With that part of my story established, let me expose another bit of nuance. Both of my American parents have been wheelchair-bound since childhood. My father, a son of Louisville, caught the poliovirus as a child. His mother had been a nurse who administered doses of the polio vaccine to students in his elementary school. To her regret, she did not vaccinate her son, because of the age cutoff. My mother, a daughter of Cincinnati, had a tumor growth on her spine; the surgeon assigned to her was drunk during the removal operation. My parents met each other at the University of Illinois, which was one of the more handicap-friendly institutions in the region at that time. Perhaps it’s the same for everybody, but it has always felt true for me that who I am today has largely been contingent upon serendipity.

How Quickly We Forget

These are things that rarely cross my mind anymore. I’ve lived in a college town in peaceful, rural Western Kentucky for almost 18 years now. Since 2016, I’ve been employed as a tenure-track scholarly communication librarian and assistant professor. My ethnicity, adoption, and parents’ wheelchairs no longer count among the top ten salient factors of my waking consciousness. Though it takes a painful long time for my family to load in and out of our van, it’s because I have three children who need help buckling in, not two parents who need extra time to strap in. When my wife is asked when she “got” her children, the factual answer is “upon birth” and not some date related to paperwork.

I am spilling guts here because I have realized how I have forgotten these things in recent years. It has been incredibly easy to forget both the privileges I grew up with and those I recently gained. In their use of this LPC platform, past Fellows Charlotte Roh and Reggie Raju have reminded me of my privileges. From what I understand, the work Talea Anderson has planned will do so as well.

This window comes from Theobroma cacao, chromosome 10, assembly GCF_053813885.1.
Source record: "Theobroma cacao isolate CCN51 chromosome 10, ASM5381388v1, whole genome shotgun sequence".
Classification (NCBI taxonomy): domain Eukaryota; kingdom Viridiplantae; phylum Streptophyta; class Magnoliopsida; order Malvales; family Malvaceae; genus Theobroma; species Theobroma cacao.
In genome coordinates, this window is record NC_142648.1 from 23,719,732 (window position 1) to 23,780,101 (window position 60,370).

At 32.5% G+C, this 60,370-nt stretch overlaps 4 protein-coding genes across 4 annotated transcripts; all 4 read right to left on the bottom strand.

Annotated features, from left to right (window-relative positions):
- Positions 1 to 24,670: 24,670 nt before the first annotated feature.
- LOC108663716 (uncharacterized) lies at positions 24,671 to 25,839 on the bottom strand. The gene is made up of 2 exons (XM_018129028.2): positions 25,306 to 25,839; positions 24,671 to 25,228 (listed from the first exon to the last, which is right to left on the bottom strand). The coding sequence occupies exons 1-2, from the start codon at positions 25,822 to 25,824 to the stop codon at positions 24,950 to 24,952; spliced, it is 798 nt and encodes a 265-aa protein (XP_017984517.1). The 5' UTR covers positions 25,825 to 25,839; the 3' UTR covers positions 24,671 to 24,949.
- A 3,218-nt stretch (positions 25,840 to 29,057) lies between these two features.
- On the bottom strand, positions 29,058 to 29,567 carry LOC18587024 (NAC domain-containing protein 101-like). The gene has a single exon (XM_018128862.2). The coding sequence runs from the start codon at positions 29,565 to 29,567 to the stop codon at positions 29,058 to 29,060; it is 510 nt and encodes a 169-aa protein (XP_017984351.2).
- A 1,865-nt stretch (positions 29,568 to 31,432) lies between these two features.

My Fellow Fellows

From an external view, my road to scholarly communication was perfectly serene. As Reggie discussed in his introductory blog, he was born the son of indentured labourers, transplanted from India to apartheid-era South Africa. While I put in work to get where I am personally and professionally, the situational challenges I faced were a couple orders of magnitude simpler than had I not been the second born to my family in Korea.

At the 2019 Fellows Forum, Charlotte Roh live-streamed her presentation from home. Roh aptly concluded her talk on personal and professional intersections by revealing her (beautiful) newborn baby under her care. At times, I have wondered how much more productive my research output could be without the sleep deficits that accompany co-raising my three young children. That’s a pretty crude thought for me to have, considering the overall health of our family and the herculean efforts my wife puts in as a mother. In truth, I wouldn’t have a career at all without my immediate and extended familial support networks.

As I’ve become acquainted with Talea, I’ve come to know of her interests in web accessibility. In his twenties, my father served on the public transit board in Louisville, where he had a major impact on accessibility for wheelchaired people in the city. For a decade, I’ve luxuriated in my ability to move freely about in both physical and digital spaces. The intent of Talea’s projects seem to be akin to those of my father’s: advocating independence for those not secured it.